Interstate Travel: Constitutional Challenges to the Identification Requirement and Other Transportation Security Regulations [Updated December 21, 2004] [open pdf - 70KB]
"Since the terrorist attacks of September 11, 2001, security measures in and around our nation's transportation facilities have dramatically increased. Nowhere has the increase been more noticeable than with respect to air transportation. New federal statutes and agency regulations have been implemented, each with the purpose of ensuring the safety and security of passengers, facilities, and workers of our national transportation systems. Not all of these security measures, however, have been publicly disclosed. In fact, pursuant to its statutory authority, the Transportation Security Agency (TSA) has issued a series of regulations relating to transportation security in which a majority of the information, including rules, orders, and directives has been classified as 'sensitive security information' (SSI), and thus, withheld from public scrutiny. For example, the regulation requiring that all passengers produce photo identification before being allowed to enter the airport gate area or board an aircraft, bus, or train has been classified as SSI, and consequently, cannot be disclosed to the general public. In addition, the standards utilized for creating, maintaining and requiring airlines to screen passengers against government-provided 'watch lists' and 'no-fly lists' do not appear to have been made publicly available."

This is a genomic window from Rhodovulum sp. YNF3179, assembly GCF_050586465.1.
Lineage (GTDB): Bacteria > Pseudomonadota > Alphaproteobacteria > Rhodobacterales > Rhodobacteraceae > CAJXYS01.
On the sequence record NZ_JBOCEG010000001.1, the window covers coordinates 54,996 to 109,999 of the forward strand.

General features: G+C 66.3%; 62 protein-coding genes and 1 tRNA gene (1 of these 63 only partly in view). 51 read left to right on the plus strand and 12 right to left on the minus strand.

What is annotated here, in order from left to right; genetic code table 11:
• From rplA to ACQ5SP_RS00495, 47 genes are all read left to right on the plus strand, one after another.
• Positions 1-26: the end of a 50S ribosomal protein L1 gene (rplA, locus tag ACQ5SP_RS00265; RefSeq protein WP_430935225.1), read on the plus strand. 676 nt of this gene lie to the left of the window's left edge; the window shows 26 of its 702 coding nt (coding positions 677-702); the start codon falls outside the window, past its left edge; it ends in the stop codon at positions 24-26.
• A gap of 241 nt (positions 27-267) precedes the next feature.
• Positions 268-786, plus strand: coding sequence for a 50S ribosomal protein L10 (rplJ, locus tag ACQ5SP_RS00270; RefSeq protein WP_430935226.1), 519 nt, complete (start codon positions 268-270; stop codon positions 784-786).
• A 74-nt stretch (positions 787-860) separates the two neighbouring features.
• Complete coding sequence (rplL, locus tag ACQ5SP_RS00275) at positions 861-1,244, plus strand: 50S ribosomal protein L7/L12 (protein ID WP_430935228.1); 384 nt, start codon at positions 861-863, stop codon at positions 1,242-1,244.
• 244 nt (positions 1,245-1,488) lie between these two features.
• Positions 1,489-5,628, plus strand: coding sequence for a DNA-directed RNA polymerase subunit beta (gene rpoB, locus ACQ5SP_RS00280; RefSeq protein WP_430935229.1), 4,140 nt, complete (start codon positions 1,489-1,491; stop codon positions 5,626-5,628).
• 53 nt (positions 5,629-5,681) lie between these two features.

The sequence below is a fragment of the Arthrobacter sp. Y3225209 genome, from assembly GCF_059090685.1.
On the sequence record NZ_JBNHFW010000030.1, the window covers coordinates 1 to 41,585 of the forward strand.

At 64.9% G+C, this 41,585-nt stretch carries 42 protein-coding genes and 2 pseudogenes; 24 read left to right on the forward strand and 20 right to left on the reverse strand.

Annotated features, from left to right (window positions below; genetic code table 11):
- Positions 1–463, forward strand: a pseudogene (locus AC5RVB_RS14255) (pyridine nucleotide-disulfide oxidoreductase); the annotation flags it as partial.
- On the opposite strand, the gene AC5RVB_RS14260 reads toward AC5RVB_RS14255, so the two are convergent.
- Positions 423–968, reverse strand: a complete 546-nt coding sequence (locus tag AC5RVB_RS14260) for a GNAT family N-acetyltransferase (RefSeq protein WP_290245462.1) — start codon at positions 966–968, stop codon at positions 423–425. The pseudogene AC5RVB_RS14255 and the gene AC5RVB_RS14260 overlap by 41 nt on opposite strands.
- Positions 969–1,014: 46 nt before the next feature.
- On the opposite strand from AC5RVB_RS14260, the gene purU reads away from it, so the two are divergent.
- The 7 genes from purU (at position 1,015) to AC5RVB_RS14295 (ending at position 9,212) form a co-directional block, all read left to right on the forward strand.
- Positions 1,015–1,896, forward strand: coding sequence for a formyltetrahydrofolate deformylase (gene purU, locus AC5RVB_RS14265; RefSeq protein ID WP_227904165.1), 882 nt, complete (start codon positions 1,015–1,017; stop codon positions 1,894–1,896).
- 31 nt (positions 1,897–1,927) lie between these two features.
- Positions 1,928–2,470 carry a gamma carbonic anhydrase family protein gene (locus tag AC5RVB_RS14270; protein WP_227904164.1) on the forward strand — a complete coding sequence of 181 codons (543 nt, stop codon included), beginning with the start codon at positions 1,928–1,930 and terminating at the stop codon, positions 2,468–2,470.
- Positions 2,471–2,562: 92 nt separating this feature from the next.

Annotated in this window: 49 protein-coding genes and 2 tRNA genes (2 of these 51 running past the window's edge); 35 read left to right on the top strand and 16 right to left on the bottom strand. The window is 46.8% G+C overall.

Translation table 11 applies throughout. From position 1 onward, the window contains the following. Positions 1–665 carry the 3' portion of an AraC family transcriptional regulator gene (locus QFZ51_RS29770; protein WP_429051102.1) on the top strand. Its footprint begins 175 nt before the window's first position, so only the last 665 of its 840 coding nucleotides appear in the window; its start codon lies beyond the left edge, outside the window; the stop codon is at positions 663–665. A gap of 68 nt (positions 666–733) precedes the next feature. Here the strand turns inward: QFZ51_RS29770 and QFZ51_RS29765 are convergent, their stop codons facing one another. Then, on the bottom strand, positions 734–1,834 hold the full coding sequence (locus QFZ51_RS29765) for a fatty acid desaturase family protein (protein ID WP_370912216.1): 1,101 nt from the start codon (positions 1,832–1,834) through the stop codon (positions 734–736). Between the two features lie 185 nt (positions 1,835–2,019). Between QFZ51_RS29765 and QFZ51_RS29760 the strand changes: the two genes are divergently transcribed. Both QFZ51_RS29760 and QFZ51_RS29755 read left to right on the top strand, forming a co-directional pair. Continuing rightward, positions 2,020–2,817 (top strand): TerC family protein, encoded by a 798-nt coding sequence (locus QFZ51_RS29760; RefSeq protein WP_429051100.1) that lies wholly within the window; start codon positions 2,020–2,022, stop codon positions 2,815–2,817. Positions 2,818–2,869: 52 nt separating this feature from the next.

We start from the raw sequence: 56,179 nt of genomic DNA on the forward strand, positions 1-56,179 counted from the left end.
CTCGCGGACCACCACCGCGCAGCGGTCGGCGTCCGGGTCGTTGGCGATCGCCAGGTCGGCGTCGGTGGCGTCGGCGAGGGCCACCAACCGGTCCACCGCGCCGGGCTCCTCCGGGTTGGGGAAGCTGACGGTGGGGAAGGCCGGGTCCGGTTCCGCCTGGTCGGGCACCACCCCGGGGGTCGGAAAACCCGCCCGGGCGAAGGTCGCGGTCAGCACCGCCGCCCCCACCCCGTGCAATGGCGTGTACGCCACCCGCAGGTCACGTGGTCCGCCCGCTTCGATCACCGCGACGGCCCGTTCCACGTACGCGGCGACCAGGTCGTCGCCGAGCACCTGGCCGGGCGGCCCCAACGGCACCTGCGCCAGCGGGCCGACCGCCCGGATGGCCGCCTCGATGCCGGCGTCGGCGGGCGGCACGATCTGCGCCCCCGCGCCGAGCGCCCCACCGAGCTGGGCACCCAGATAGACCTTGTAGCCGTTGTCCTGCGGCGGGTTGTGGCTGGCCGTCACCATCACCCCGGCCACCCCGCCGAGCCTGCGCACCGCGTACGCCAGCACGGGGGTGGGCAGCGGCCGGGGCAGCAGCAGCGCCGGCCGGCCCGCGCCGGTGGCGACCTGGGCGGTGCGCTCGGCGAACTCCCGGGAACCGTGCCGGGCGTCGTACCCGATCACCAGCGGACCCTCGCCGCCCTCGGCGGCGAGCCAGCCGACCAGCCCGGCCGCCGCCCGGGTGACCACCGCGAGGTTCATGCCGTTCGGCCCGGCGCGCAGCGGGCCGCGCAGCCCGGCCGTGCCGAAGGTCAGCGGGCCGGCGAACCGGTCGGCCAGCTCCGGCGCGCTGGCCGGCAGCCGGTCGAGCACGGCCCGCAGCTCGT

CRS Report for Congress, RL32664